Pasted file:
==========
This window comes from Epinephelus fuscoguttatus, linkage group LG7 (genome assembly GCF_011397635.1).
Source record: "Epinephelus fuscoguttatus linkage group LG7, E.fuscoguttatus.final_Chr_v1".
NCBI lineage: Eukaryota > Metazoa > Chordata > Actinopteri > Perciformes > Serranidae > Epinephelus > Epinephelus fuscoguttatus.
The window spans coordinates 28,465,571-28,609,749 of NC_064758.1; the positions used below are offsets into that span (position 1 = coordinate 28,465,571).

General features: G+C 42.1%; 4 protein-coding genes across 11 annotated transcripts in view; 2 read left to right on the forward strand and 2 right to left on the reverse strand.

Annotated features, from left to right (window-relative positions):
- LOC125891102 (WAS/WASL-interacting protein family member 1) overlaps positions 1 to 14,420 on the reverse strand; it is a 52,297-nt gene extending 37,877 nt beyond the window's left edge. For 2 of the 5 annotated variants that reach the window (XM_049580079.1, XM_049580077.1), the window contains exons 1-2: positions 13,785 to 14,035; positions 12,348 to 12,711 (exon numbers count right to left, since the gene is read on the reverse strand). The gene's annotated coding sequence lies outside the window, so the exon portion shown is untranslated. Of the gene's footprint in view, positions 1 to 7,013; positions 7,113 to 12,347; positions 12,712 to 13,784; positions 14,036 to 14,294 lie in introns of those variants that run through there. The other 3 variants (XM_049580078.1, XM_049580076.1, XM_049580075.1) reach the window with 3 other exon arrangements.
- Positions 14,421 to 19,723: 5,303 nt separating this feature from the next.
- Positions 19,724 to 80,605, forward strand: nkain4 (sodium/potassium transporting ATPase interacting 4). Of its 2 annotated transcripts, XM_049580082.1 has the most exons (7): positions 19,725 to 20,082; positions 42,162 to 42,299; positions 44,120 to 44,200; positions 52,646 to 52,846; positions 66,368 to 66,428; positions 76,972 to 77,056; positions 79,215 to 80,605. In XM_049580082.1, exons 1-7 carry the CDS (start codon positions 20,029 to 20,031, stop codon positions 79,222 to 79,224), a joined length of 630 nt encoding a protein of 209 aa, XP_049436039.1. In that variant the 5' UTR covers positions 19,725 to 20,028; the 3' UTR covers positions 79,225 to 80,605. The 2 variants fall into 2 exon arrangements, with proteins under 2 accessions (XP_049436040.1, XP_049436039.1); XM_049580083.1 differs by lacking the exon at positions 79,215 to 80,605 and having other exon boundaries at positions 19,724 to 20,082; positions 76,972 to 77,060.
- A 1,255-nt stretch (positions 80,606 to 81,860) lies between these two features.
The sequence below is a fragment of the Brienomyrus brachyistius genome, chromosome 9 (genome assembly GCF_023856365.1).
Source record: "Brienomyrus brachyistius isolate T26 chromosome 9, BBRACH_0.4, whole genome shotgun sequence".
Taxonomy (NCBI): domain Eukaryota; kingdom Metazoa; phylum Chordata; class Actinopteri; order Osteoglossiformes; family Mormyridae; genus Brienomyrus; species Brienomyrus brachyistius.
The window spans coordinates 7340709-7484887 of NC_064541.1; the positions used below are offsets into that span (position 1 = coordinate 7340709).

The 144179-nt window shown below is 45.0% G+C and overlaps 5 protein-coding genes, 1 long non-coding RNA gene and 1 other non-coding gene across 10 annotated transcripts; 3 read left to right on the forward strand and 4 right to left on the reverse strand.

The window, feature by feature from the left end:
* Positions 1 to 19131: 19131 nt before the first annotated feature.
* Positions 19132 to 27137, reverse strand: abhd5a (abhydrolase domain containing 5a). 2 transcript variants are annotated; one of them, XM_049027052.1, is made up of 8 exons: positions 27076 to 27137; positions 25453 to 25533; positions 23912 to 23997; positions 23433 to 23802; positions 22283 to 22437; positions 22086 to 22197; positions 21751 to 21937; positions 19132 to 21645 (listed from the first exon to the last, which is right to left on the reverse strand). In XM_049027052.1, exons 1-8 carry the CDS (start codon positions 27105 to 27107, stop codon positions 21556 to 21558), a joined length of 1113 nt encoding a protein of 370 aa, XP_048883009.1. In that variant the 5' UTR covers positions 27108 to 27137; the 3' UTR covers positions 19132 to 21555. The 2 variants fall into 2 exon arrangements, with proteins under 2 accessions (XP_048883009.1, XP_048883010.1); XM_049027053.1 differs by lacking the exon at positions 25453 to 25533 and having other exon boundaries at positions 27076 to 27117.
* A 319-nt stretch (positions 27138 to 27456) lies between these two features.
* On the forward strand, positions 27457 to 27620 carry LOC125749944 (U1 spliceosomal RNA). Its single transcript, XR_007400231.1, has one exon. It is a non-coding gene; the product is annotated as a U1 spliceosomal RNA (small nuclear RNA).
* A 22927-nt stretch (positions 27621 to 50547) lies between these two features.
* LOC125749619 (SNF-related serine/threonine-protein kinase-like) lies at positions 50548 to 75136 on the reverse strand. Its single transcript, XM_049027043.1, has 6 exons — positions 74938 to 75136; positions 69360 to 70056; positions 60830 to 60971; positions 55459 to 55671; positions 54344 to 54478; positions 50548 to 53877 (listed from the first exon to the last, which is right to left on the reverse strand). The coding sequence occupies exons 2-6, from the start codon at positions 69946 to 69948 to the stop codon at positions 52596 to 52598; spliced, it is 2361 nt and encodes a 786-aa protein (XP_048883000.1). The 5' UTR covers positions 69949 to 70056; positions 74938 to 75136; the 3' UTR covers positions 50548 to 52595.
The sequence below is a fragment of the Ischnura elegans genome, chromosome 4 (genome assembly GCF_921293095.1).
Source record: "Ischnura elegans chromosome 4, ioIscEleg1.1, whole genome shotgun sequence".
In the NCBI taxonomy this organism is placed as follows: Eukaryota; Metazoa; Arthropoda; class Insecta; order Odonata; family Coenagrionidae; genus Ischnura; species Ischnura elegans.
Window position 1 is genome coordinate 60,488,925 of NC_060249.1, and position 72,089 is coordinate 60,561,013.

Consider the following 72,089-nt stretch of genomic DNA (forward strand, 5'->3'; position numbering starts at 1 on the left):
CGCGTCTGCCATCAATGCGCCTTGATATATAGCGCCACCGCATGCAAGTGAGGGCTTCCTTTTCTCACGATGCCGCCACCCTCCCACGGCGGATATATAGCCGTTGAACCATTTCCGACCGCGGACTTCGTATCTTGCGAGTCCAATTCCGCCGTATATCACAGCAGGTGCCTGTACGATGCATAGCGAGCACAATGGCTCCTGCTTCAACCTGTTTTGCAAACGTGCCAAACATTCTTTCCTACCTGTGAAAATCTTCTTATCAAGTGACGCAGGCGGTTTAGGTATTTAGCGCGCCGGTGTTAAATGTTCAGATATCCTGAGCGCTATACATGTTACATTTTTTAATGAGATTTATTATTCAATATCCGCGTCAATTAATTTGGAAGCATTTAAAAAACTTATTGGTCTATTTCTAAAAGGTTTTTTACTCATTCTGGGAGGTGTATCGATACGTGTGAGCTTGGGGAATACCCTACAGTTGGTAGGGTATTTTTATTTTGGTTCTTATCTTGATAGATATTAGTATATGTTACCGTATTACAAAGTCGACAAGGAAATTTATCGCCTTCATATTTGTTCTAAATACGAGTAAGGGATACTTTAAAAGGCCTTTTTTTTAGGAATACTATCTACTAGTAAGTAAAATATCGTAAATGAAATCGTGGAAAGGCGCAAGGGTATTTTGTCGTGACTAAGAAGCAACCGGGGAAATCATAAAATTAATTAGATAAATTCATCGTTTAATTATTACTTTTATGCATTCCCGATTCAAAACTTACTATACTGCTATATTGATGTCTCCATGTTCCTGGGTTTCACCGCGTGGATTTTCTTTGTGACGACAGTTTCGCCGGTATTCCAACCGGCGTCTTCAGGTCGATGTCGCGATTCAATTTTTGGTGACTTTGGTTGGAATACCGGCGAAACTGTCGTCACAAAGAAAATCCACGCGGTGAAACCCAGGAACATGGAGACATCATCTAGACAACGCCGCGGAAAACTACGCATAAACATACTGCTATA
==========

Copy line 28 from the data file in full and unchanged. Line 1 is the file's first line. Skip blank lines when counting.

CGCGTCTGCCATCAATGCGCCTTGATATATAGCGCCACCGCATGCAAGTGAGGGCTTCCTTTTCTCACGATGCCGCCACCCTCCCACGGCGGATATATAGCCGTTGAACCATTTCCGACCGCGGACTTCGTATCTTGCGAGTCCAATTCCGCCGTATATCACAGCAGGTGCCTGTACGATGCATAGCGAGCACAATGGCTCCTGCTTCAACCTGTTTTGCAAACGTGCCAAACATTCTTTCCTACCTGTGAAAATCTTCTTATCAAGTGACGCAGGCGGTTTAGGTATTTAGCGCGCCGGTGTTAAATGTTCAGATATCCTGAGCGCTATACATGTTACATTTTTTAATGAGATTTATTATTCAATATCCGCGTCAATTAATTTGGAAGCATTTAAAAAACTTATTGGTCTATTTCTAAAAGGTTTTTTACTCATTCTGGGAGGTGTATCGATACGTGTGAGCTTGGGGAATACCCTACAGTTGGTAGGGTATTTTTATTTTGGTTCTTATCTTGATAGATATTAGTATATGTTACCGTATTACAAAGTCGACAAGGAAATTTATCGCCTTCATATTTGTTCTAAATACGAGTAAGGGATACTTTAAAAGGCCTTTTTTTTAGGAATACTATCTACTAGTAAGTAAAATATCGTAAATGAAATCGTGGAAAGGCGCAAGGGTATTTTGTCGTGACTAAGAAGCAACCGGGGAAATCATAAAATTAATTAGATAAATTCATCGTTTAATTATTACTTTTATGCATTCCCGATTCAAAACTTACTATACTGCTATATTGATGTCTCCATGTTCCTGGGTTTCACCGCGTGGATTTTCTTTGTGACGACAGTTTCGCCGGTATTCCAACCGGCGTCTTCAGGTCGATGTCGCGATTCAATTTTTGGTGACTTTGGTTGGAATACCGGCGAAACTGTCGTCACAAAGAAAATCCACGCGGTGAAACCCAGGAACATGGAGACATCATCTAGACAACGCCGCGGAAAACTACGCATAAACATACTGCTATA